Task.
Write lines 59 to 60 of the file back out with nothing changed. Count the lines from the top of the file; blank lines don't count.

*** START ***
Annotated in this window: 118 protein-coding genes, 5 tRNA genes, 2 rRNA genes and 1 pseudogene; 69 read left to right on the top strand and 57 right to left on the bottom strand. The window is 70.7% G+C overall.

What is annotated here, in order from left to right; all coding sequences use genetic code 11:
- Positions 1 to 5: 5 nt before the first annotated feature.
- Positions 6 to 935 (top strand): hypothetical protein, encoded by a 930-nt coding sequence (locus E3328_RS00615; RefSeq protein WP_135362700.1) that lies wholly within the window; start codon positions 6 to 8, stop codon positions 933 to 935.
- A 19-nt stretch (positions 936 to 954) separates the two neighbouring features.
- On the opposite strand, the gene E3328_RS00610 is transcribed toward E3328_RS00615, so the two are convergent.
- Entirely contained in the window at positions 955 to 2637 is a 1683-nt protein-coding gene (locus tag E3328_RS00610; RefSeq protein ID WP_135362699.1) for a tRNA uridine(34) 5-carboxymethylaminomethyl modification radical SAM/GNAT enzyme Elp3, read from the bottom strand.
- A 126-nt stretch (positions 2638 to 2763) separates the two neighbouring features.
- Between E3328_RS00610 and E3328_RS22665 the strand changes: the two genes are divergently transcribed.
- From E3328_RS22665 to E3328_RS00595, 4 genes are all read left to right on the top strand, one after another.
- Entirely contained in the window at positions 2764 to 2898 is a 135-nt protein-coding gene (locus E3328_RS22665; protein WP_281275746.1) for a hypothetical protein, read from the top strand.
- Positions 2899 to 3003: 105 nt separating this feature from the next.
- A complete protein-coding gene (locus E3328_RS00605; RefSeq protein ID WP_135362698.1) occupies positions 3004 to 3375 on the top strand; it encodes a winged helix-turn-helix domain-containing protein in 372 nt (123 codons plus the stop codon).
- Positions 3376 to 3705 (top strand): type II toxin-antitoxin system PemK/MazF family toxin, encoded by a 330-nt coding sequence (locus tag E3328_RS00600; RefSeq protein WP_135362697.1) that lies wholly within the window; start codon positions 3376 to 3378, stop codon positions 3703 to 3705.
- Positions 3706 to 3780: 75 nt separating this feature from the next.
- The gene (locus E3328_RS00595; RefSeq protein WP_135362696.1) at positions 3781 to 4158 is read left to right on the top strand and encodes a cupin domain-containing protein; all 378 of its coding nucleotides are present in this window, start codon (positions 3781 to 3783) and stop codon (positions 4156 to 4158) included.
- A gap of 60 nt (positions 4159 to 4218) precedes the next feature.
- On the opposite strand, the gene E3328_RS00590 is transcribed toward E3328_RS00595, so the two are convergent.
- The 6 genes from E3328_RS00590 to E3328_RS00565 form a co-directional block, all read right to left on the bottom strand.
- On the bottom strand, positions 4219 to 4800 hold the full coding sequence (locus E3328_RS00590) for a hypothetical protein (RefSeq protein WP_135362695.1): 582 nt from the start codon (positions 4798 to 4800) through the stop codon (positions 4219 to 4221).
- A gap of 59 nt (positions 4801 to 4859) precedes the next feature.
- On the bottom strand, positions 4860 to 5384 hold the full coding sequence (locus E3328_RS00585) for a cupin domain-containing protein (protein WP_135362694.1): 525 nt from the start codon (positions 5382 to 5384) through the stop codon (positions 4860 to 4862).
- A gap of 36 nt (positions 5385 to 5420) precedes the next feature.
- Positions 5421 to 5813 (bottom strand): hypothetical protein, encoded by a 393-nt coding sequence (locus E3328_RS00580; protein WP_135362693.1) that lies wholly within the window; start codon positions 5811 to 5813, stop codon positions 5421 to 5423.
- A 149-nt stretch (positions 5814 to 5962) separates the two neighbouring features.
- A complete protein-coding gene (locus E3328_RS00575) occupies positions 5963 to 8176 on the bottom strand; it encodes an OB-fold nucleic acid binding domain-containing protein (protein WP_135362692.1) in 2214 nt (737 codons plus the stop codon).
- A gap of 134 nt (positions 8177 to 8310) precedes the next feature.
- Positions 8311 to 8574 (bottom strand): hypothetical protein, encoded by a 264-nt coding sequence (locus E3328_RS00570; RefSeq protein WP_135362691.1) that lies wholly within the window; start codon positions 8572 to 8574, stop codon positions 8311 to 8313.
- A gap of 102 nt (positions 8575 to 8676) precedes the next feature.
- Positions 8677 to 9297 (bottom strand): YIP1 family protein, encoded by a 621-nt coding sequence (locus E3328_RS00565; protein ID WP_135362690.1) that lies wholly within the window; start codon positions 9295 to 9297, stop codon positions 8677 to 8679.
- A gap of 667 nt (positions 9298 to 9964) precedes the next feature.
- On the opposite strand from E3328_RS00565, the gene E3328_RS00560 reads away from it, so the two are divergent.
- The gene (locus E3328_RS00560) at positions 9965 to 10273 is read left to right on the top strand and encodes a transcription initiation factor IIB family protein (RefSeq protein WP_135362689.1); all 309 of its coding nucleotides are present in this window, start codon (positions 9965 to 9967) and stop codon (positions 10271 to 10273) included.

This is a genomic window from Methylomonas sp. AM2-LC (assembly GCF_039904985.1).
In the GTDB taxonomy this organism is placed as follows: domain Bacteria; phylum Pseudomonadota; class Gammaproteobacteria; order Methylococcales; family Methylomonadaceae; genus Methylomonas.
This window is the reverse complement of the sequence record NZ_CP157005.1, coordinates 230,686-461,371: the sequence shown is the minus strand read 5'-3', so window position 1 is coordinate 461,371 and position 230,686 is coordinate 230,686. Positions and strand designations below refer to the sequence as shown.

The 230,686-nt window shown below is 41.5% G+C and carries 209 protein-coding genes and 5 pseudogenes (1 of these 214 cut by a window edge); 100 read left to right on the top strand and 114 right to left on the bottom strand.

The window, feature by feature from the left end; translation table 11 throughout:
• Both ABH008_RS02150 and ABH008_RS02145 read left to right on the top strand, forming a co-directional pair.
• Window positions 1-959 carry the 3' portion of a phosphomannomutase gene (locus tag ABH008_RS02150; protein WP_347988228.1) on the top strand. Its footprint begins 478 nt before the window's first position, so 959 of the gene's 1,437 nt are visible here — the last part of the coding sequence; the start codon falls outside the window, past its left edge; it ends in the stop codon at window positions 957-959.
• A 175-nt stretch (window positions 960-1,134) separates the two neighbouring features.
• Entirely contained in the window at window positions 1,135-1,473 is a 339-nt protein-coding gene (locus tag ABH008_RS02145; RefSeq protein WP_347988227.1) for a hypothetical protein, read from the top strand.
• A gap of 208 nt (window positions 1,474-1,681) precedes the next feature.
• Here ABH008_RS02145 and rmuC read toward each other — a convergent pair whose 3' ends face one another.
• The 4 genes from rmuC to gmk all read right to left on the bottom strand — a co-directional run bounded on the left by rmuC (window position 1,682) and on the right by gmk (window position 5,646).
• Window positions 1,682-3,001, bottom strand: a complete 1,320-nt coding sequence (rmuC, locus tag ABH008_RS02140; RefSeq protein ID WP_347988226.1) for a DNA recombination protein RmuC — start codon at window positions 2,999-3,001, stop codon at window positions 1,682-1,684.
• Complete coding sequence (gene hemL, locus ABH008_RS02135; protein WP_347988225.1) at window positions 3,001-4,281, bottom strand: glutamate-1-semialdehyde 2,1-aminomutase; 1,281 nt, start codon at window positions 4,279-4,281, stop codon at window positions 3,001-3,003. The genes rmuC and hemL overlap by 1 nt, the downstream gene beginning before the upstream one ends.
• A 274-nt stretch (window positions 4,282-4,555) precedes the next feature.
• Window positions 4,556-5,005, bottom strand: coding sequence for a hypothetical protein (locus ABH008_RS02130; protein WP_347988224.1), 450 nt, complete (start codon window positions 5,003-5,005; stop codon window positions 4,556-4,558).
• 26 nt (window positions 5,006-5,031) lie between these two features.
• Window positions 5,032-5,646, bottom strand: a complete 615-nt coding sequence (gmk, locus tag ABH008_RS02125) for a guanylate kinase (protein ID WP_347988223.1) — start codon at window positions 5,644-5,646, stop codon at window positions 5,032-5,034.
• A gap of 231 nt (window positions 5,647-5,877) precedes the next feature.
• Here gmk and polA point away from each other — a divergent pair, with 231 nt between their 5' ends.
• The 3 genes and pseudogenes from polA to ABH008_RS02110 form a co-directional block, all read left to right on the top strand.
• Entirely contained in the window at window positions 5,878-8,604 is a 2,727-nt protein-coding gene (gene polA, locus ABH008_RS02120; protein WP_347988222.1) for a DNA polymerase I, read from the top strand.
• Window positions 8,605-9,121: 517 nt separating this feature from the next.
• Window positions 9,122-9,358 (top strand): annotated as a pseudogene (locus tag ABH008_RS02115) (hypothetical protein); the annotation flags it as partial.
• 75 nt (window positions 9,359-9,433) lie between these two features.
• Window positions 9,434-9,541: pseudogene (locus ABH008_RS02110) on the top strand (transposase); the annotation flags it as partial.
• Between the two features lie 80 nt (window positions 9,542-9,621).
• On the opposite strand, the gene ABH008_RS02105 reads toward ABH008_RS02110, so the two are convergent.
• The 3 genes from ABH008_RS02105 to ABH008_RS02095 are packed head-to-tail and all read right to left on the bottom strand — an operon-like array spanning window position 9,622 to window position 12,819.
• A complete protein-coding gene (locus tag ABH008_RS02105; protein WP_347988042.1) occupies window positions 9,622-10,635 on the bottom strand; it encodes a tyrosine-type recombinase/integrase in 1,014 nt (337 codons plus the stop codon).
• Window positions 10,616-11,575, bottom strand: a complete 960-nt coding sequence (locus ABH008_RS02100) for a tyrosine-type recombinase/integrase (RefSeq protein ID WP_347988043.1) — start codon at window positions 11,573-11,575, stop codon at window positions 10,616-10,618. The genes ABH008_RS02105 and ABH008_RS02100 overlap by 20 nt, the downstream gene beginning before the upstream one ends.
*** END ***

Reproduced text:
• Window positions 9,434-9,541: pseudogene (locus ABH008_RS02110) on the top strand (transposase); the annotation flags it as partial.
• Between the two features lie 80 nt (window positions 9,542-9,621).